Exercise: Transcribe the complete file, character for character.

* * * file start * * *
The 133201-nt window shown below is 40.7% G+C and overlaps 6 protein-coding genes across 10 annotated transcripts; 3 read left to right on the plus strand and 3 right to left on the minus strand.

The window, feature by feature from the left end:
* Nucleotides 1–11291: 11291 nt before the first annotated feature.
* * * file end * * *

The 133201-nt window shown below is 40.7% G+C and overlaps 6 protein-coding genes across 10 annotated transcripts; 3 read left to right on the plus strand and 3 right to left on the minus strand.

The window, feature by feature from the left end:
* Nucleotides 1–11291: 11291 nt before the first annotated feature.